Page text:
Stranger Things was so retro in the way people found out about it: via word of mouth. The country was not inundated with ads and marketing stunts. Instead, viewers heard about the show from friends and sank into its immersive world of nerdy kids, nervous parents and evocative mysteries.
No one can’t hold themselves from falling in love with the Netflix drama’s affection for genre storytelling and with its earnest homages to the gnarliest pop culture of a few decades ago, and runaway phenomenon was born. So, how could a second season top the media cacophony around it?
The answer is not easy. Until Stranger Things 2 full movie really gets going, it trails an air of self-consciousness that veers into strained fan service at times. The good news is the show’s core cast remaining an extremely versatile and effective ensemble. Also once the story kicks into a higher gear about halfway through the nine-episode season, a lot of the old magic returns.
There are wrong moves in the second season, and many of them revolves around thin or unfortunate writing for some of the new characters. However, once you get past the clunky first few installment restating last season and set up plot points, the drama’s momentum picks up noticeably. The casts, both adults and youngs, anchor every psychological nuance with subtle skill and ease. However, Stranger Things 2 movie wouldn’t function without their detailed committed work. That said, the show’s chief is getting so many people to greedily binge on a story that is about profound and lasting trauma.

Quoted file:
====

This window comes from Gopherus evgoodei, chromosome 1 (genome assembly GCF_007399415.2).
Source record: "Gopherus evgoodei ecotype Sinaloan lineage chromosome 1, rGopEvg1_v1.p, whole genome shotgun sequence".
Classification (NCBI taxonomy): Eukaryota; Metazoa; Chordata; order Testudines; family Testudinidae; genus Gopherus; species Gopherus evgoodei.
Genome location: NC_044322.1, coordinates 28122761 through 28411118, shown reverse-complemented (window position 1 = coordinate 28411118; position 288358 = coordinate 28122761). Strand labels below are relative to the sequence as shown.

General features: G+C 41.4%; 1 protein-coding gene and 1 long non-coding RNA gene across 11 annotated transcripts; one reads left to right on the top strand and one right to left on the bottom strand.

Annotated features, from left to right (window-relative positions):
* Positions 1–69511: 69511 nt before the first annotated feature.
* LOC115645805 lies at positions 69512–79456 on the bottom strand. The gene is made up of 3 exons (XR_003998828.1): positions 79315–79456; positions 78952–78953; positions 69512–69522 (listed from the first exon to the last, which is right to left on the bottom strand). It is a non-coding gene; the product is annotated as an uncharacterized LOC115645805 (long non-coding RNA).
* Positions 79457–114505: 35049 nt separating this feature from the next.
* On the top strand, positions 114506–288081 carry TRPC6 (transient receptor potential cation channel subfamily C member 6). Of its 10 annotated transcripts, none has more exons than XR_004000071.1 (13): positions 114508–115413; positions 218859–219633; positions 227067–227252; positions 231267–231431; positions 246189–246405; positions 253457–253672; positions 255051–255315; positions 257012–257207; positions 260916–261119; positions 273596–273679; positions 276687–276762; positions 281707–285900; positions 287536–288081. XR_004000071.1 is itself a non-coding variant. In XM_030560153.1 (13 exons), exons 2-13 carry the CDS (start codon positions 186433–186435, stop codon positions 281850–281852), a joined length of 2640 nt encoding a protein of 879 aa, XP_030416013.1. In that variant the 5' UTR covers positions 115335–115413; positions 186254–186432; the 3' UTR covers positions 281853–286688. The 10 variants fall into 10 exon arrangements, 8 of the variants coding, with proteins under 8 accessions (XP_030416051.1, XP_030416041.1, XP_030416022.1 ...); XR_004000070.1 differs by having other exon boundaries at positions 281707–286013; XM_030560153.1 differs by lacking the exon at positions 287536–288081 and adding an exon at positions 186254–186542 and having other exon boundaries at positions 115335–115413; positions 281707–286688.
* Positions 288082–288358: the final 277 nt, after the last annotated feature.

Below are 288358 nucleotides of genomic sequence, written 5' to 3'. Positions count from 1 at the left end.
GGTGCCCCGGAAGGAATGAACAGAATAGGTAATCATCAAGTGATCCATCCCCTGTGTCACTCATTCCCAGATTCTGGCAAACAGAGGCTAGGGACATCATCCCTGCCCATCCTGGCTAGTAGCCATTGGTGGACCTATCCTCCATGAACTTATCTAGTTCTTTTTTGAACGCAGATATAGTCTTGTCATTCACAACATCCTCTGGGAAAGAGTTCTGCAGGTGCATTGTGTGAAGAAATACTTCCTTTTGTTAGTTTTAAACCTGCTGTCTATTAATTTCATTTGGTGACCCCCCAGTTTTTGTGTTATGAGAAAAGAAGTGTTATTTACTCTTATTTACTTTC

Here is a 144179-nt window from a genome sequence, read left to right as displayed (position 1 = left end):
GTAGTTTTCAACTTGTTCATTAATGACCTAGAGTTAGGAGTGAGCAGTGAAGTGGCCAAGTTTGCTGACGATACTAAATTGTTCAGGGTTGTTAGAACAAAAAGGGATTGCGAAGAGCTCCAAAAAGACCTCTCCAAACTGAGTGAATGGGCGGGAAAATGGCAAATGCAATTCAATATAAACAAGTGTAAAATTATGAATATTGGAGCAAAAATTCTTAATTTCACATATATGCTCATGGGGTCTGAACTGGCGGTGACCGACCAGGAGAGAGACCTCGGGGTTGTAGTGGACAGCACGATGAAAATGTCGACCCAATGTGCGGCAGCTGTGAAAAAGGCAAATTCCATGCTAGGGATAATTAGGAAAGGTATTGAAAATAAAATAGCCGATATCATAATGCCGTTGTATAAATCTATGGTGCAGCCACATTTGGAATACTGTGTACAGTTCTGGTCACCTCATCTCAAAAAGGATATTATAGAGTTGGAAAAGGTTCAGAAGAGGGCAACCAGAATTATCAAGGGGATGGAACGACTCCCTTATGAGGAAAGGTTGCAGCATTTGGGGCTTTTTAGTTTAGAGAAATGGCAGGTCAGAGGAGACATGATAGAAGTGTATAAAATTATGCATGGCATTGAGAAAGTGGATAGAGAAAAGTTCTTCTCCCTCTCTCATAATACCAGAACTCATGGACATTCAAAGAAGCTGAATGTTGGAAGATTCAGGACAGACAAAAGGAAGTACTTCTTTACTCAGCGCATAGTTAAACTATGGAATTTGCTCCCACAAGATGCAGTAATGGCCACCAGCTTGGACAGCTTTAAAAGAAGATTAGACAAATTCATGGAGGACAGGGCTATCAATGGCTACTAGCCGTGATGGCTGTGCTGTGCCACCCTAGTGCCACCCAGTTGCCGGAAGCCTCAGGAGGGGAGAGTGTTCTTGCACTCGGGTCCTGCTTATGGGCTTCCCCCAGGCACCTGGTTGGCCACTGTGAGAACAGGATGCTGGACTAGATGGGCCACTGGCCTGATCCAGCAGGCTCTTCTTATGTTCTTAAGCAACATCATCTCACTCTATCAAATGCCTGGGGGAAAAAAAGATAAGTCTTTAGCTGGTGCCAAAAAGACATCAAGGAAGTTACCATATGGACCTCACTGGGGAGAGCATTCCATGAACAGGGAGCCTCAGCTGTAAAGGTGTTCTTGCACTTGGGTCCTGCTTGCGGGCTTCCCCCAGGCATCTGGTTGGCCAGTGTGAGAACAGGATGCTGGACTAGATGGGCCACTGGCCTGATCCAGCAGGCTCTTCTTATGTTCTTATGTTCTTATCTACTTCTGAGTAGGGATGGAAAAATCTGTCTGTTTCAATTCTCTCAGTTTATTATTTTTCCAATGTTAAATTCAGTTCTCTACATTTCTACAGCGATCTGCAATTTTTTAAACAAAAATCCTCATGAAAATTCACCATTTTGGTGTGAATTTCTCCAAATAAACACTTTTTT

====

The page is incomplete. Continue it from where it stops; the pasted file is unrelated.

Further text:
In the last season’s finale, Will Byers (Noah Schnapp) returned from his trip to the Upside Down intact. This season, he is at the center of the narrative, and Schnapp proves to be more than up to the task of portraying Will’s deepening distress. Much is asked of this young actor, and he delivers powerfully in a range of challenging situations that would be confusing for any family.
In Stranger Things season 2, the show continues its story about the Byerses and their friends as guardians of many secrets about the seemingly normal town of Hawkins. As mythologies go, the story of Hawkins is a doozy. When one of Will’s friends tells a newcomer about what they’ve all been through, she is dismissive, and the expansion of the Hawkins ensemble is uneven. The problem with a show getting bigger is that some character arcs get smaller, and occasionally sloppier.
Much of the new season asks various residents of Hawkins where their true homes are. It’s not a spoiler to say that they find refuge, as most of us do — if we’re lucky — in each other.